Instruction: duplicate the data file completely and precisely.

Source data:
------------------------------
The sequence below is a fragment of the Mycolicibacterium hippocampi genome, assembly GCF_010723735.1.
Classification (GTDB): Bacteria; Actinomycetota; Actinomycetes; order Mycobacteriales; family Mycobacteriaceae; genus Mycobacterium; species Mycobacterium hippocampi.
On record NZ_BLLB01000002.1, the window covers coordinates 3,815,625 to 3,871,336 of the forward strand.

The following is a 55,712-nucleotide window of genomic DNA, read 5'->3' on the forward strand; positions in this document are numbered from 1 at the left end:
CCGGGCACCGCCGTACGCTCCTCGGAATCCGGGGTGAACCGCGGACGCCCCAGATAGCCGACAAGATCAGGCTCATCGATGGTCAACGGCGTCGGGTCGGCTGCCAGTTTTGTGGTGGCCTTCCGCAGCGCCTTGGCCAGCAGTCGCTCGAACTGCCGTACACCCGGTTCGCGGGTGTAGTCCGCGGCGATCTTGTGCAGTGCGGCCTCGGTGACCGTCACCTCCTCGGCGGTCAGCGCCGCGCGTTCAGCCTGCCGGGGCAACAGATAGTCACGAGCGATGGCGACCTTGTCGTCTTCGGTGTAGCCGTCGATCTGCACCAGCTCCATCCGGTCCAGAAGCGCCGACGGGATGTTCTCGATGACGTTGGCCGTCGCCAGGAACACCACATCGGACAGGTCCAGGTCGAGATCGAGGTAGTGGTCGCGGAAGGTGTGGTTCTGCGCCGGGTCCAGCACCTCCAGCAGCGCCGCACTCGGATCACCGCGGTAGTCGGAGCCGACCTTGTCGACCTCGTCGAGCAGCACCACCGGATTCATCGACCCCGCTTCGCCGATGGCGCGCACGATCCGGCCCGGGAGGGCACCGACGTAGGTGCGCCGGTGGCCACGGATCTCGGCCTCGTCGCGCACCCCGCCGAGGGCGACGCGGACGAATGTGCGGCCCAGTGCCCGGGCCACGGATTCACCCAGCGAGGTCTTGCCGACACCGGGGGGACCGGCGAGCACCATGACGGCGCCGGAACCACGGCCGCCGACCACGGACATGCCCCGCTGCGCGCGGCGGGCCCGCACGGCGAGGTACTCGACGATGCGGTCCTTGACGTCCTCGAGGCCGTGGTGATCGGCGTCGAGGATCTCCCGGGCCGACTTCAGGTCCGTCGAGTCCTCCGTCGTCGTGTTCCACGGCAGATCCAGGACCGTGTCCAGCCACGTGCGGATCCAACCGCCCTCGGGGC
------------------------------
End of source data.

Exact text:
The sequence below is a fragment of the Mycolicibacterium hippocampi genome, assembly GCF_010723735.1.
Classification (GTDB): Bacteria; Actinomycetota; Actinomycetes; order Mycobacteriales; family Mycobacteriaceae; genus Mycobacterium; species Mycobacterium hippocampi.
On record NZ_BLLB01000002.1, the window covers coordinates 3,815,625 to 3,871,336 of the forward strand.

The following is a 55,712-nucleotide window of genomic DNA, read 5'->3' on the forward strand; positions in this document are numbered from 1 at the left end:
CCGGGCACCGCCGTACGCTCCTCGGAATCCGGGGTGAACCGCGGACGCCCCAGATAGCCGACAAGATCAGGCTCATCGATGGTCAACGGCGTCGGGTCGGCTGCCAGTTTTGTGGTGGCCTTCCGCAGCGCCTTGGCCAGCAGTCGCTCGAACTGCCGTACACCCGGTTCGCGGGTGTAGTCCGCGGCGATCTTGTGCAGTGCGGCCTCGGTGACCGTCACCTCCTCGGCGGTCAGCGCCGCGCGTTCAGCCTGCCGGGGCAACAGATAGTCACGAGCGATGGCGACCTTGTCGTCTTCGGTGTAGCCGTCGATCTGCACCAGCTCCATCCGGTCCAGAAGCGCCGACGGGATGTTCTCGATGACGTTGGCCGTCGCCAGGAACACCACATCGGACAGGTCCAGGTCGAGATCGAGGTAGTGGTCGCGGAAGGTGTGGTTCTGCGCCGGGTCCAGCACCTCCAGCAGCGCCGCACTCGGATCACCGCGGTAGTCGGAGCCGACCTTGTCGACCTCGTCGAGCAGCACCACCGGATTCATCGACCCCGCTTCGCCGATGGCGCGCACGATCCGGCCCGGGAGGGCACCGACGTAGGTGCGCCGGTGGCCACGGATCTCGGCCTCGTCGCGCACCCCGCCGAGGGCGACGCGGACGAATGTGCGGCCCAGTGCCCGGGCCACGGATTCACCCAGCGAGGTCTTGCCGACACCGGGGGGACCGGCGAGCACCATGACGGCGCCGGAACCACGGCCGCCGACCACGGACATGCCCCGCTGCGCGCGGCGGGCCCGCACGGCGAGGTACTCGACGATGCGGTCCTTGACGTCCTCGAGGCCGTGGTGATCGGCGTCGAGGATCTCCCGGGCCGACTTCAGGTCCGTCGAGTCCTCCGTCGTCGTGTTCCACGGCAGATCCAGGACCGTGTCCAGCCACGTGCGGATCCAACCGCCCTCGGGGC